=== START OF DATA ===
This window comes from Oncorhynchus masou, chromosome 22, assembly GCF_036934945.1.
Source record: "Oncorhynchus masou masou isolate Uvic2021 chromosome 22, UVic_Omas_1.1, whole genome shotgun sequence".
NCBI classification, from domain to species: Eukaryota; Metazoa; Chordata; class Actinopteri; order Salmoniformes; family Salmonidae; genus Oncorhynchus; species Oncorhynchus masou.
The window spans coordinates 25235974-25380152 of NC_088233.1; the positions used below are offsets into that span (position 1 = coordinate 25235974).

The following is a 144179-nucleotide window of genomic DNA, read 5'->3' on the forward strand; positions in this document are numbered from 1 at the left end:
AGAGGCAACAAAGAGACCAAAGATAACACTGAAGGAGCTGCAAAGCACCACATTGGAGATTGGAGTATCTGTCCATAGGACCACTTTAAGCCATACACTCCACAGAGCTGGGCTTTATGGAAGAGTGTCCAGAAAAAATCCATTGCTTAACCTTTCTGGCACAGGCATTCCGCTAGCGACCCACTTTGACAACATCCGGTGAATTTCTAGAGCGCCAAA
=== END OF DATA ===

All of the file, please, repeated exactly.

This window comes from Oncorhynchus masou, chromosome 22, assembly GCF_036934945.1.
Source record: "Oncorhynchus masou masou isolate Uvic2021 chromosome 22, UVic_Omas_1.1, whole genome shotgun sequence".
NCBI classification, from domain to species: Eukaryota; Metazoa; Chordata; class Actinopteri; order Salmoniformes; family Salmonidae; genus Oncorhynchus; species Oncorhynchus masou.
The window spans coordinates 25235974-25380152 of NC_088233.1; the positions used below are offsets into that span (position 1 = coordinate 25235974).

The following is a 144179-nucleotide window of genomic DNA, read 5'->3' on the forward strand; positions in this document are numbered from 1 at the left end:
AGAGGCAACAAAGAGACCAAAGATAACACTGAAGGAGCTGCAAAGCACCACATTGGAGATTGGAGTATCTGTCCATAGGACCACTTTAAGCCATACACTCCACAGAGCTGGGCTTTATGGAAGAGTGTCCAGAAAAAATCCATTGCTTAACCTTTCTGGCACAGGCATTCCGCTAGCGACCCACTTTGACAACATCCGGTGAATTTCTAGAGCGCCAAA